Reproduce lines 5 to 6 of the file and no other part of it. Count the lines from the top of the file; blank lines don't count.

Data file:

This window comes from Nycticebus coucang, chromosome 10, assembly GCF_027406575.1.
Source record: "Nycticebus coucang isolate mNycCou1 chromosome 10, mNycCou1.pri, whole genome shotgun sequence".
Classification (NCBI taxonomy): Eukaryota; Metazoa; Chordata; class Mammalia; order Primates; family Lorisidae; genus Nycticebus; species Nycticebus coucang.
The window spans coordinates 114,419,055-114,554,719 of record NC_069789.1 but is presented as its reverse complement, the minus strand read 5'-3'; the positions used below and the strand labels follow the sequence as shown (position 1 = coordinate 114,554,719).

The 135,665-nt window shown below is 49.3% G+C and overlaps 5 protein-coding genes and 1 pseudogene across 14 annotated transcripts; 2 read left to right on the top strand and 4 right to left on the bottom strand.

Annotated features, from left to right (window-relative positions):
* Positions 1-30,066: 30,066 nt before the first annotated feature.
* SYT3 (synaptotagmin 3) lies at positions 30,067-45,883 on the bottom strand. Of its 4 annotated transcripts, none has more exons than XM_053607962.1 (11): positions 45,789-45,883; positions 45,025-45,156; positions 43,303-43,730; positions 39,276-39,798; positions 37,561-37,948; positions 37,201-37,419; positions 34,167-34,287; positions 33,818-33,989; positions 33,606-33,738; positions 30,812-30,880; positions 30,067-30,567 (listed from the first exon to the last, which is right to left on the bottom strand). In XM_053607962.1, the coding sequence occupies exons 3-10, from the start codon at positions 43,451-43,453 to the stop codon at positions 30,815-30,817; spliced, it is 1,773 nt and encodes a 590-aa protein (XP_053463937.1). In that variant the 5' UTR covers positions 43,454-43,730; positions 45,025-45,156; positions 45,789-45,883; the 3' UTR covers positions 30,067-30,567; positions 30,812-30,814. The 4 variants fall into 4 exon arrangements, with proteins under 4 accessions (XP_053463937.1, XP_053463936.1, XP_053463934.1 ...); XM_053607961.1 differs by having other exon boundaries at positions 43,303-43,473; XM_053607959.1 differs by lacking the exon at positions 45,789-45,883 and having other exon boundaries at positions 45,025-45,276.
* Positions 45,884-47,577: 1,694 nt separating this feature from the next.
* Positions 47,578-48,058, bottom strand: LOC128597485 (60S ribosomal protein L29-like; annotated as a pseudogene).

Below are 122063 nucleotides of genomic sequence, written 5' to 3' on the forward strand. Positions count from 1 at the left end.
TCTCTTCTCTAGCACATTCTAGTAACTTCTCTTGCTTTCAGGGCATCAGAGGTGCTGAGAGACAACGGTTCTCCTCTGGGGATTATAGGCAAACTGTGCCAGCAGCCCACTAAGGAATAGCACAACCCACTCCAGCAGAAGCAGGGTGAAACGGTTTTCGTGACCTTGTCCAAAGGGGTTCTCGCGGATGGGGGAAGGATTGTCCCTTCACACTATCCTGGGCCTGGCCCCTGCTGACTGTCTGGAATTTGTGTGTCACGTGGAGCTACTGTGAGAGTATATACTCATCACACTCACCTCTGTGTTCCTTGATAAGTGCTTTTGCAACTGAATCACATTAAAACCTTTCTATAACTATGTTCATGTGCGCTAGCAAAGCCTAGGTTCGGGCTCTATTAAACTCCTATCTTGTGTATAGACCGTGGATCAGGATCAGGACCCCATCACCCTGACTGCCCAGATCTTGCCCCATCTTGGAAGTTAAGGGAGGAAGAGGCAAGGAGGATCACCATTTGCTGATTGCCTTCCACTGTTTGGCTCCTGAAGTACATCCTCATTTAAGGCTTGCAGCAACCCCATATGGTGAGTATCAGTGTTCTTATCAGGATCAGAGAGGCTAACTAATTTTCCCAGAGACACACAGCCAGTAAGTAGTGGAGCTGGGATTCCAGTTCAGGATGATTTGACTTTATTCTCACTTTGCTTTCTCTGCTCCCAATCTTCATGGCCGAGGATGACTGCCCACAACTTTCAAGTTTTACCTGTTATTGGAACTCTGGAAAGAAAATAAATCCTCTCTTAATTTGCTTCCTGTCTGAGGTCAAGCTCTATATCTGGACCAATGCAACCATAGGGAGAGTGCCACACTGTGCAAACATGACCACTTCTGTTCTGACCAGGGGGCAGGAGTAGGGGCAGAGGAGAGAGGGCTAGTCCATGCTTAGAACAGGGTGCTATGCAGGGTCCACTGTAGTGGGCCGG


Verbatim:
The 135,665-nt window shown below is 49.3% G+C and overlaps 5 protein-coding genes and 1 pseudogene across 14 annotated transcripts; 2 read left to right on the top strand and 4 right to left on the bottom strand.

Annotated features, from left to right (window-relative positions):